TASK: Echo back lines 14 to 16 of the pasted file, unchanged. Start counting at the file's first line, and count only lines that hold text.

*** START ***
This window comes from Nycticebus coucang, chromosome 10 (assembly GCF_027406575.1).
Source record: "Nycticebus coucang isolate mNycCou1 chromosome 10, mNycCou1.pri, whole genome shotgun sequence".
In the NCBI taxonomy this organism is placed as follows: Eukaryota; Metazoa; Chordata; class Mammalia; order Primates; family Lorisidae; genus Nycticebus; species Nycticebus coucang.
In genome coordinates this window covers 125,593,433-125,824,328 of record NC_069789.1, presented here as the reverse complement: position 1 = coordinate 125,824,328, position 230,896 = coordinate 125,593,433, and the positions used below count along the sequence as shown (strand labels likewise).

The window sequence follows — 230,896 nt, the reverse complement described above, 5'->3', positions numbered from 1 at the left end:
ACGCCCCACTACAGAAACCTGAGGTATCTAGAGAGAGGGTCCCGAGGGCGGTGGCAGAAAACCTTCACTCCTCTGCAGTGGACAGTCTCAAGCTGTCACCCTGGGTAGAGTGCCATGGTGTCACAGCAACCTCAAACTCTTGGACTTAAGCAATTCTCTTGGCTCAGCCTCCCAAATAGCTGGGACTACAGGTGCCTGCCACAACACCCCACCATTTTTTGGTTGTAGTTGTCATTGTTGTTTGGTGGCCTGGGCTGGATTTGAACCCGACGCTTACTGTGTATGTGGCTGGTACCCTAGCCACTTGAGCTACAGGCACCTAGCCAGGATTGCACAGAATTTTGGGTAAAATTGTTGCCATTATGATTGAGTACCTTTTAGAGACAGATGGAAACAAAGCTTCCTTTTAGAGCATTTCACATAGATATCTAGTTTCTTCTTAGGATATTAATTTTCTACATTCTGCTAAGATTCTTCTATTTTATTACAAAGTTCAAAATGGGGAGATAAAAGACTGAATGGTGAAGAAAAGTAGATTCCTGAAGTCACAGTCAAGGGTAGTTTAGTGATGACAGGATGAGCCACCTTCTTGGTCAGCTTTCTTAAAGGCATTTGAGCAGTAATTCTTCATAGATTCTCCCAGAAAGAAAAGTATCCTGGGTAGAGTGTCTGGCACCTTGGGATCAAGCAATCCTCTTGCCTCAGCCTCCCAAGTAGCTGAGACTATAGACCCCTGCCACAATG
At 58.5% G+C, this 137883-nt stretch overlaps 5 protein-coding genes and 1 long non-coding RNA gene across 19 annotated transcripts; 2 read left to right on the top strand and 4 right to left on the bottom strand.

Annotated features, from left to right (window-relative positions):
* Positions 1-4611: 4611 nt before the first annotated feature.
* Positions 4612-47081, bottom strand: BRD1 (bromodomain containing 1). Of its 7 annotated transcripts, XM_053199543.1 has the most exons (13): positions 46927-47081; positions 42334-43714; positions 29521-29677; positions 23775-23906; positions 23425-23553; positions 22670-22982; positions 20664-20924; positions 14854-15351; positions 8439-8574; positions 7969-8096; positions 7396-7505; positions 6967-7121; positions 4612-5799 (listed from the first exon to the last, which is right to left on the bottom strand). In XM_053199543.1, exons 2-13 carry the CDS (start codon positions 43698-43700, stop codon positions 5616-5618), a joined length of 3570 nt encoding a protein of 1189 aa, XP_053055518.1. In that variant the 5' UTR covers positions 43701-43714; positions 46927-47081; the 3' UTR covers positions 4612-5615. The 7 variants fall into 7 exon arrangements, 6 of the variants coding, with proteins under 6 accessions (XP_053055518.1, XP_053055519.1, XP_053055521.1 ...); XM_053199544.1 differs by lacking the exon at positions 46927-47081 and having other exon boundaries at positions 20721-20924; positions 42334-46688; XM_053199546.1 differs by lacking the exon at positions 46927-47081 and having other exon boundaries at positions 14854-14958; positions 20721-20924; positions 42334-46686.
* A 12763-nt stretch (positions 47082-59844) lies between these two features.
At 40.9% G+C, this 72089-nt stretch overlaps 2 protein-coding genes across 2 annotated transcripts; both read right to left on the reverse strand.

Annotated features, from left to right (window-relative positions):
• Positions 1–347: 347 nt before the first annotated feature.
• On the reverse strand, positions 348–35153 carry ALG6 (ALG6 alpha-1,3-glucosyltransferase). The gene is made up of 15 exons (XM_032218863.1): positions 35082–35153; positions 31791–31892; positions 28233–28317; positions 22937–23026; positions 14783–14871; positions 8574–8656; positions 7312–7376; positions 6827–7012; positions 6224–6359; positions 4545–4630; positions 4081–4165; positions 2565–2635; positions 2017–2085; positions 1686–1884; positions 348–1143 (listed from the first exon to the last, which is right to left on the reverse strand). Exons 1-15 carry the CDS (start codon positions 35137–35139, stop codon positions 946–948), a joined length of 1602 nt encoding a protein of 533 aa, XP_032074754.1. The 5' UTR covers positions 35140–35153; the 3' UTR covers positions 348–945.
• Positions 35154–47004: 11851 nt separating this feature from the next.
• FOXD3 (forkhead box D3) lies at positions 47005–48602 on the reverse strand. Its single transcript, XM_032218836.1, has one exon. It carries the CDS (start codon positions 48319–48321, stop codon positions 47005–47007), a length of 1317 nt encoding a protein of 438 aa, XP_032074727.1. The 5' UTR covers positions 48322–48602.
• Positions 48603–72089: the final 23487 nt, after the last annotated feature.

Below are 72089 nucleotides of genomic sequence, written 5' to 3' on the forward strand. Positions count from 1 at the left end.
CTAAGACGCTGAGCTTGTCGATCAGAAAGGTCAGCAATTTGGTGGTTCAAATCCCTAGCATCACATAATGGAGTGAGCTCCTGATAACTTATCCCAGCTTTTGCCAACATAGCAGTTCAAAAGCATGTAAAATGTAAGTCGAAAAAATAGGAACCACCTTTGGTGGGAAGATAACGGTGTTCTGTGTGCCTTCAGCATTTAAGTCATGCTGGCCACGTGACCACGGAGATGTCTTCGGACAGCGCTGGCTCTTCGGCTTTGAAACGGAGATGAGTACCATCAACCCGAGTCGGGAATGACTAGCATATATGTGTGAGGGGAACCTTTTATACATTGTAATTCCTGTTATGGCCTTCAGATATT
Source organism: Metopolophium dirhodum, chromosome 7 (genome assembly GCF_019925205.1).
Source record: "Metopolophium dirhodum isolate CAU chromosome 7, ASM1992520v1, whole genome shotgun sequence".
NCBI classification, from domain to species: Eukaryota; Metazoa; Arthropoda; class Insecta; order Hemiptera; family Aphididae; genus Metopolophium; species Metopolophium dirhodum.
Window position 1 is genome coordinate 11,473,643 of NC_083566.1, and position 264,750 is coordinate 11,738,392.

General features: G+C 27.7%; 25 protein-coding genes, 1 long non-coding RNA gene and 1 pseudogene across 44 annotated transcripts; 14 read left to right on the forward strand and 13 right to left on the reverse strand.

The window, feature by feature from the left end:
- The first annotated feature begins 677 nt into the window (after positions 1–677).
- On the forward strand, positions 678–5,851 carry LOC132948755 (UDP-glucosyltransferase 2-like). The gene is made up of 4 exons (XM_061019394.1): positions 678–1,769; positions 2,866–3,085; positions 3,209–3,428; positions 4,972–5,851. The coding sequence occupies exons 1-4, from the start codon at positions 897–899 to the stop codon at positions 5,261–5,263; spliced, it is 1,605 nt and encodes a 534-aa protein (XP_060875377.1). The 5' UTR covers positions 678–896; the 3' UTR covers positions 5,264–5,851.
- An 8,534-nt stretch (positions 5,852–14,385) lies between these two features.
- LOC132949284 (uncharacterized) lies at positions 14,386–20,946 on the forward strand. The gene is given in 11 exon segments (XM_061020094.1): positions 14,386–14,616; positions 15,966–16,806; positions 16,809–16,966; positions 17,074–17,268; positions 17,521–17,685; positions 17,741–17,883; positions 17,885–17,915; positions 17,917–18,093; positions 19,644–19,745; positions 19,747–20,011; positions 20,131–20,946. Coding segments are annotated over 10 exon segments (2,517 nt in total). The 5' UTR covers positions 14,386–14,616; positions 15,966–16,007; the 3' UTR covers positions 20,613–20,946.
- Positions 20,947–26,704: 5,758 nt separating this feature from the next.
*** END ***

• Positions 1–347: 347 nt before the first annotated feature.
• On the reverse strand, positions 348–35153 carry ALG6 (ALG6 alpha-1,3-glucosyltransferase). The gene is made up of 15 exons (XM_032218863.1): positions 35082–35153; positions 31791–31892; positions 28233–28317; positions 22937–23026; positions 14783–14871; positions 8574–8656; positions 7312–7376; positions 6827–7012; positions 6224–6359; positions 4545–4630; positions 4081–4165; positions 2565–2635; positions 2017–2085; positions 1686–1884; positions 348–1143 (listed from the first exon to the last, which is right to left on the reverse strand). Exons 1-15 carry the CDS (start codon positions 35137–35139, stop codon positions 946–948), a joined length of 1602 nt encoding a protein of 533 aa, XP_032074754.1. The 5' UTR covers positions 35140–35153; the 3' UTR covers positions 348–945.
• Positions 35154–47004: 11851 nt separating this feature from the next.